"Liberalism" is no longer seen as a political outlook so much as a heretical belief system. According to the ubiquitous propaganda — and therefore, the public mind — a "liberal" is not someone who advocates the free market, personal freedoms and other such boring nonsense, but an individual who brazenly refuses to join the state cult or to nod his assent at sharply rising food prices and the deployment of Russian troops to a nearby, brotherly state.

A liberal denies the great benevolence and inherent correctness of the state. A liberal does not accept the fact that the state is the only defense against the evil poised just beyond Russia's borders, waiting to break through this country's heavy defenses and feed like a swarm of voracious locusts on the blessed soil of the faithful.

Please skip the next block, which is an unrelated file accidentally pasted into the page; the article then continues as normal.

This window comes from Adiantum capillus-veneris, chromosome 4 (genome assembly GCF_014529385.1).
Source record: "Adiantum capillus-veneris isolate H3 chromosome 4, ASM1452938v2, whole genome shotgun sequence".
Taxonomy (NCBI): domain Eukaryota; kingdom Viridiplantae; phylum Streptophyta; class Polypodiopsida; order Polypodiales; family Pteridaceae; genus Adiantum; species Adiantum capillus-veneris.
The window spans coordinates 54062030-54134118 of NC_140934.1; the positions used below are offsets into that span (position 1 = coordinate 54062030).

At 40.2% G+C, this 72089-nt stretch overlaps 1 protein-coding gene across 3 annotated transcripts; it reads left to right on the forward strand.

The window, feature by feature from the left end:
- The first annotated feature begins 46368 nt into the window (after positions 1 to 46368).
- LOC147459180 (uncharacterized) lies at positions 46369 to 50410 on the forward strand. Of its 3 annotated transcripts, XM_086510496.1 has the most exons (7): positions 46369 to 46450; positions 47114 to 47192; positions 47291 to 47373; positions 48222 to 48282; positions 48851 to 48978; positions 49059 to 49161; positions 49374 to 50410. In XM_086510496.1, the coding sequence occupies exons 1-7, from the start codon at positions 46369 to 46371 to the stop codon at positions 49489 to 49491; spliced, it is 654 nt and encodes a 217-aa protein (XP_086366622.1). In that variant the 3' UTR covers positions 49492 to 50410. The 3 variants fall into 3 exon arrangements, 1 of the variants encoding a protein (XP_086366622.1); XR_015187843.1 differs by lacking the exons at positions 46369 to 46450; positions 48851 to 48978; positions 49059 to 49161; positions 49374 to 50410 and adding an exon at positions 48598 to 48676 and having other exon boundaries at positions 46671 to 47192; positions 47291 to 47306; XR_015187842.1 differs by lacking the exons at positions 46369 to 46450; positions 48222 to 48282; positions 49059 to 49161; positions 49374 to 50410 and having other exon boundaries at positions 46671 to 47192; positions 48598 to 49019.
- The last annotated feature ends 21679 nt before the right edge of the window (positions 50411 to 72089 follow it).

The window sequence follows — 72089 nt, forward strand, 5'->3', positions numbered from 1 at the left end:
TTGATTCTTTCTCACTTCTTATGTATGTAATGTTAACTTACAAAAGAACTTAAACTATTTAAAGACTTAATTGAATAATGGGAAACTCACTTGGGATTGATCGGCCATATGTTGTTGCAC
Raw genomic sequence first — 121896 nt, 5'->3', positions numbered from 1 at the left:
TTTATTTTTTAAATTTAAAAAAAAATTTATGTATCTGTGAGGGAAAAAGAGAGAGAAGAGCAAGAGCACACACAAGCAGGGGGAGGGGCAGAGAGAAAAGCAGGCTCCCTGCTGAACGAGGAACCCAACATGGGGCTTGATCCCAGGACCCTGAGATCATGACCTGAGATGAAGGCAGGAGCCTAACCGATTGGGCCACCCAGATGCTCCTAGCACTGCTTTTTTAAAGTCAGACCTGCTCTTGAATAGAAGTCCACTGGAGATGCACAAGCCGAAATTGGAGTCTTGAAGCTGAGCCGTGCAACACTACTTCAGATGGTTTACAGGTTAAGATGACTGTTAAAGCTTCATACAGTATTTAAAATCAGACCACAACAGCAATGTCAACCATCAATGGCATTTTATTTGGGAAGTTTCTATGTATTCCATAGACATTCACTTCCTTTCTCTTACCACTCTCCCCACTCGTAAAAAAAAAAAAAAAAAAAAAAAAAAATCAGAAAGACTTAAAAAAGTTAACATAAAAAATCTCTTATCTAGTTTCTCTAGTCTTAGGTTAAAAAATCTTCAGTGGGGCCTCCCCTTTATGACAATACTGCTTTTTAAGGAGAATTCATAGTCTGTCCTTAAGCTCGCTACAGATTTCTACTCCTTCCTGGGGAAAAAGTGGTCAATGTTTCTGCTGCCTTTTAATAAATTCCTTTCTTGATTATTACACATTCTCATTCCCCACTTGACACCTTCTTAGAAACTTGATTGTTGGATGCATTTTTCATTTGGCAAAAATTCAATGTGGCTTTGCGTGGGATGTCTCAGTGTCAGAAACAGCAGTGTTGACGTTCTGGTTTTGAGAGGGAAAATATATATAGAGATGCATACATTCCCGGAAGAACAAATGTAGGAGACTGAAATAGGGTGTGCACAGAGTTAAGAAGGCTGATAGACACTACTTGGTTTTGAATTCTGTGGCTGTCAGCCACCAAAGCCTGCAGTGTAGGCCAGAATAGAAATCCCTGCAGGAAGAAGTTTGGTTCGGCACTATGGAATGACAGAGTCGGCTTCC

The liberal is an enemy because he does not see God in the state. He is a heretic because he does not subscribe to the dominant cult — and that makes him a potential traitor, a conduit through which evil from abroad might threaten the true faith.

The "true believers" agree completely that Putin was right to consider putting the country's nuclear arsenal on red alert during the annexation of Crimea. After all, the NATO horde was planning to attack.

The "true believer," like the loyal Soviet citizen before him, honestly believes that nuclear weapons are necessary in the "struggle for peace."

The "heretic," however, finds such talk of nuclear war extremely upsetting. "Russia declares its readiness to wage nuclear war in the complete absence of any threat," they say. "What a nightmare!"

And so it is with everything.

According to the "loyalists" and "true believers," the deaths in a fire in Odessa in May, the war in the Donbass and everything that has happened since illustrates the fate that awaited Crimea had Russia not intervened.